Sunday mornings on Sydney's Freshwater Beach are a rowdy affair. Hundreds of children and teenagers descend down the dunes and wade into the water, competing in swim-and-run races as part of Australia's junior surf rescue training program. With coffees in hand, parents look on and cheer. Race organizers keep control with bullhorns and whistles.
This week, however, the beach hosted a silent vigil for Justine Damond, the 40-year-old yoga instructor who was shot, unarmed, by a police officer in Minneapolis last Saturday. Damond lived around the corner from the beach, known locally as "Freshie," until she moved to the U.S. in 2015. More than 300 friends and family members attended the vigil, where candles were lit and someone played a didgeridoo against the backdrop of the crashing surf.
Australians have been aware of America's police violence problem ― a grotesque collision of the nation's fixation on guns and its overdependence on police enforcement ― since protests erupted over the killing of Michael Brown by police officer Darren Wilson in 2014. The tragedy in Ferguson, Missouri, made international headlines.
This week, however, America's problem became Australia's problem, too.
In the United States, police shootings of unarmed civilians have become so frequent that a week without a highly publicized incident feels like the exception to a rule. More than 540 people have been shot by police in 2017, and it's barely mid-July. In Australia, police shootings are exceedingly rare: Between 2007 and 2011, in a nation of about 24 million, police shot and killed 14 people.
Prime Minister Malcolm Turnbull called Damond's killing "shocking" and "inexplicable." She was shot by Minneapolis officer Mohamed Noor, a Somali-American who has been on the force for two years. She reportedly called 911 late at night to report a possible sexual assault, and was talking to Noor and his partner when Noor fired at her out of the car window ― reportedly, he was startled by a sudden noise and feared an ambush, perhaps an armed one.
"How can a woman out in the street in her pyjamas seeking assistance from the police be shot like that?" Turnbull asked, in an interview with Australia's Channel 9. "We are demanding answers on behalf of her family." In Australia, the story has been front page news all week, the headlines roaring with outrage and incomprehension.
Australia is often held up as an example of how a country can, with courageous and conscious policymaking, largely rid itself of gun violence. After a horrific mass shooting in 1996, conservative Prime Minister John Howard tightened firearms laws and instituted a gun buyback program, collecting and destroying 700,000 guns. This year, in response to an uptick in illegal firearms and facing a threat of terrorism, Australia implemented another gun amnesty.
By contrast, U.S. lawmakers, particularly on the right, have resisted common-sense gun law reforms. While state and citywide gun buybacks have been implemented occasionally, in the pitched political climate of 2017, it is all but impossible to imagine such a program happening on a federal level.
Using the loosest possible definition of the term, Australia has seen two mass shootings since 1996. The United States has seen over 154 mass shootings in 2017 alone. The nation's deadliest modern mass shooting occurred barely a year ago, at the Pulse nightclub in Orlando, Florida.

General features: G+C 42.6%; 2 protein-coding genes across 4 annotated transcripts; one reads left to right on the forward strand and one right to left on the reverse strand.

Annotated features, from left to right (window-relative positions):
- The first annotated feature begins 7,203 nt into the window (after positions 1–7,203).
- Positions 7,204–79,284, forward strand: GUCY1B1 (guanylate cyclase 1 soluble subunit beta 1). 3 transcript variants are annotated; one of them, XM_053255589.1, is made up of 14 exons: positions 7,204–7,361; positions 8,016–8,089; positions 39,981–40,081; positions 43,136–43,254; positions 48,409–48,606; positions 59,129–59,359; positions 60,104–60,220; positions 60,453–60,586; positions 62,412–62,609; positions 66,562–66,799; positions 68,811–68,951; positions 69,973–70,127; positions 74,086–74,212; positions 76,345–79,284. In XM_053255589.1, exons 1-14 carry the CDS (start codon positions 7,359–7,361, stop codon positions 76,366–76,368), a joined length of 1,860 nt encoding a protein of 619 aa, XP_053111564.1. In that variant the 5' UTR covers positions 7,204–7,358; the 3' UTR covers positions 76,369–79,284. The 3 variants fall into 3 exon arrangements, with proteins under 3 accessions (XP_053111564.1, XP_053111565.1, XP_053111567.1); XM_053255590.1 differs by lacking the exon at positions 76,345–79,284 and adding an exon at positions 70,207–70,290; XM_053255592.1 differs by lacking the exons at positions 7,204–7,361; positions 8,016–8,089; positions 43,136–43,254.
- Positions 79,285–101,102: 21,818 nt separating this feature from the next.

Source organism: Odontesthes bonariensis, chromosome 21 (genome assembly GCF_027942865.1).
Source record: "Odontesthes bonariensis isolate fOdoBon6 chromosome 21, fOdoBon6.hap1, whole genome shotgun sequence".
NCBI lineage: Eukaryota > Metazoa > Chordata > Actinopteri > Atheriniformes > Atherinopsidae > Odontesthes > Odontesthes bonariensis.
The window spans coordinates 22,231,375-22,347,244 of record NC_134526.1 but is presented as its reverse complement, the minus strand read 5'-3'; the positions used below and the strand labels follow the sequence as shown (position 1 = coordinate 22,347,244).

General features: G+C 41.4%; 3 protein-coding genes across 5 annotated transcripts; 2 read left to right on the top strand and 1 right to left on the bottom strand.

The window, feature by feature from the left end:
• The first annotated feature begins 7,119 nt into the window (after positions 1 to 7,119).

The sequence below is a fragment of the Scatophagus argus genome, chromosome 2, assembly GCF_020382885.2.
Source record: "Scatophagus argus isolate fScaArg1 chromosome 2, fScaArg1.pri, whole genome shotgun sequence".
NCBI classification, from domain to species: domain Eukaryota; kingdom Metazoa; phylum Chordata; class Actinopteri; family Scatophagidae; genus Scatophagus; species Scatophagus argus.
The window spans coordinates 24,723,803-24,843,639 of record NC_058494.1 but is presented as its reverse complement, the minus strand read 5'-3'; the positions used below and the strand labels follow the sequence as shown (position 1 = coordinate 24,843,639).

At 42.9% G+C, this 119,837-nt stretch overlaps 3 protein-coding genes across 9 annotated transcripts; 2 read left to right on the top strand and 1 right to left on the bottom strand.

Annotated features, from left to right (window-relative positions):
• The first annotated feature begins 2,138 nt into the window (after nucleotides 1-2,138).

The United States is not Australia, and what works in one country probably would not work in the other. Americans view government with far more suspicion and fear than Australians do, sentiments the U.S. gun lobby devotes enormous resources to encouraging and entrenching.
And beyond that, many Americans just like guns. They romanticize and reify them. The firearm occupies a place in American culture that, even as an Australian who has lived in the U.S. for 12 years, still boggles my mind. That the slaying of nearly two dozen 5- and 6-year-olds in their classroom did not result in even basic congressional action on gun law reform is a telling, stunning indictment of the sanctity of guns in American culture.
Here, Turnbull's words about Damond's death are half right: It is inexplicable.
But it is not shocking ― or, at least, it is not surprising. It is the natural consequence of a country's obsession with guns. In a nation overrun by legal and illegal firearms and dependent on militarized and fiercely unionized police who fear armed ambush ― and who have seen time and again that they will face little or no consequences for killing on the job ― this kind of carnage, exacerbated by racist stereotypes about crime and violence, feels all but inevitable.
The reaction to Damond's death, in the U.S. and in her home country, cannot be separated from the racial realities of the tragic situation.
Australia, like the U.S., has lately experienced a spike in virulent Islamophobia. In the U.S., black men are disproportionately likely to be killed by police, and the nation has a long and ugly history of brutalizing black men in the name of protecting white women. That Noor is a black man with a Muslim-sounding name and Damond was a white woman is surely shaping public responses to this particular instance of police violence in both hemispheres.
Nonetheless, Damond's death could also remind Americans for whom the national firearm fixation has come to feel normal and acceptable that this is not normal. This doesn't happen in other countries. It doesn't have to be this way.
Damond's father described losing his daughter as "our worst nightmare." It is a horror into which countless American families are plunged every year. This week, Australia got a glimpse of this uniquely American nightmare. It has long been a national disgrace, and now it is undeniably an international one.